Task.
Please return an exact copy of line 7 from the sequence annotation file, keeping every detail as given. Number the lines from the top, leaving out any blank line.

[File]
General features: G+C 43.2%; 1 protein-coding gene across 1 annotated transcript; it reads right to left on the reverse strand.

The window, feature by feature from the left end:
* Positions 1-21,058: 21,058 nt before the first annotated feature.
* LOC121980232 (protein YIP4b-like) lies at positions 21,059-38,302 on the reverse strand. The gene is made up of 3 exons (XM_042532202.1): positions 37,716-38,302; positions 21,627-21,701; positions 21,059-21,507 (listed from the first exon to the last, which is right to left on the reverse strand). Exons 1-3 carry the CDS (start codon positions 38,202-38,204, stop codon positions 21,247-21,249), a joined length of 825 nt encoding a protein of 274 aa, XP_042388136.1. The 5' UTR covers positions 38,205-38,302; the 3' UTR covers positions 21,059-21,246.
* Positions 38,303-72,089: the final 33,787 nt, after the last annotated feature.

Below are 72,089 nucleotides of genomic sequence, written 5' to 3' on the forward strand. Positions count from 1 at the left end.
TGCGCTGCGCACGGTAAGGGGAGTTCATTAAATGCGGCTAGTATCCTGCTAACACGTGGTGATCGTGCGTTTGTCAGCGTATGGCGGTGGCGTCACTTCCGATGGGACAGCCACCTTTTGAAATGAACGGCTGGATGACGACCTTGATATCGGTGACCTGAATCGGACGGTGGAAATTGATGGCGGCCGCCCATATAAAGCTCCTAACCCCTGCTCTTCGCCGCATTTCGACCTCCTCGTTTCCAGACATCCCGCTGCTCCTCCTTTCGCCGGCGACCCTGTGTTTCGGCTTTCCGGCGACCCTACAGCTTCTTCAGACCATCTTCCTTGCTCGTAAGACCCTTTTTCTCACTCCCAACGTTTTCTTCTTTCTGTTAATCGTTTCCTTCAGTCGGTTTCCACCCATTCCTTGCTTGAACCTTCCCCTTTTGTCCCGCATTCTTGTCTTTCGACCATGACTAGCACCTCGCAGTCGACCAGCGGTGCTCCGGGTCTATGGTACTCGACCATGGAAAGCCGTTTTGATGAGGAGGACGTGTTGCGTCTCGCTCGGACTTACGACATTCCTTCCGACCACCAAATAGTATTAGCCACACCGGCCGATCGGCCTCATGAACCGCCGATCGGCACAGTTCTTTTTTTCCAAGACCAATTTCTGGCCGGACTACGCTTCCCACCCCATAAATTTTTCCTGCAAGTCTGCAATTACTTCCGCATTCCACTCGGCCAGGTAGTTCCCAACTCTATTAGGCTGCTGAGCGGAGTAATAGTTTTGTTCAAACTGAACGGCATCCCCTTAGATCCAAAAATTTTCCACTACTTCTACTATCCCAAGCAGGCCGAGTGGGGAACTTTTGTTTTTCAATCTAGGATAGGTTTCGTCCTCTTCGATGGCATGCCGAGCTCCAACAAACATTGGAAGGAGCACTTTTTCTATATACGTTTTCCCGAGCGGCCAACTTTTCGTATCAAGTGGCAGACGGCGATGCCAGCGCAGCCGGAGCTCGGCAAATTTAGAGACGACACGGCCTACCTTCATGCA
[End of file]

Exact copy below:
TGCGCTGCGCACGGTAAGGGGAGTTCATTAAATGCGGCTAGTATCCTGCTAACACGTGGTGATCGTGCGTTTGTCAGCGTATGGCGGTGGCGTCACTTCCGATGGGACAGCCACCTTTTGAAATGAACGGCTGGATGACGACCTTGATATCGGTGACCTGAATCGGACGGTGGAAATTGATGGCGGCCGCCCATATAAAGCTCCTAACCCCTGCTCTTCGCCGCATTTCGACCTCCTCGTTTCCAGACATCCCGCTGCTCCTCCTTTCGCCGGCGACCCTGTGTTTCGGCTTTCCGGCGACCCTACAGCTTCTTCAGACCATCTTCCTTGCTCGTAAGACCCTTTTTCTCACTCCCAACGTTTTCTTCTTTCTGTTAATCGTTTCCTTCAGTCGGTTTCCACCCATTCCTTGCTTGAACCTTCCCCTTTTGTCCCGCATTCTTGTCTTTCGACCATGACTAGCACCTCGCAGTCGACCAGCGGTGCTCCGGGTCTATGGTACTCGACCATGGAAAGCCGTTTTGATGAGGAGGACGTGTTGCGTCTCGCTCGGACTTACGACATTCCTTCCGACCACCAAATAGTATTAGCCACACCGGCCGATCGGCCTCATGAACCGCCGATCGGCACAGTTCTTTTTTTCCAAGACCAATTTCTGGCCGGACTACGCTTCCCACCCCATAAATTTTTCCTGCAAGTCTGCAATTACTTCCGCATTCCACTCGGCCAGGTAGTTCCCAACTCTATTAGGCTGCTGAGCGGAGTAATAGTTTTGTTCAAACTGAACGGCATCCCCTTAGATCCAAAAATTTTCCACTACTTCTACTATCCCAAGCAGGCCGAGTGGGGAACTTTTGTTTTTCAATCTAGGATAGGTTTCGTCCTCTTCGATGGCATGCCGAGCTCCAACAAACATTGGAAGGAGCACTTTTTCTATATACGTTTTCCCGAGCGGCCAACTTTTCGTATCAAGTGGCAGACGGCGATGCCAGCGCAGCCGGAGCTCGGCAAATTTAGAGACGACACGGCCTACCTTCATGCA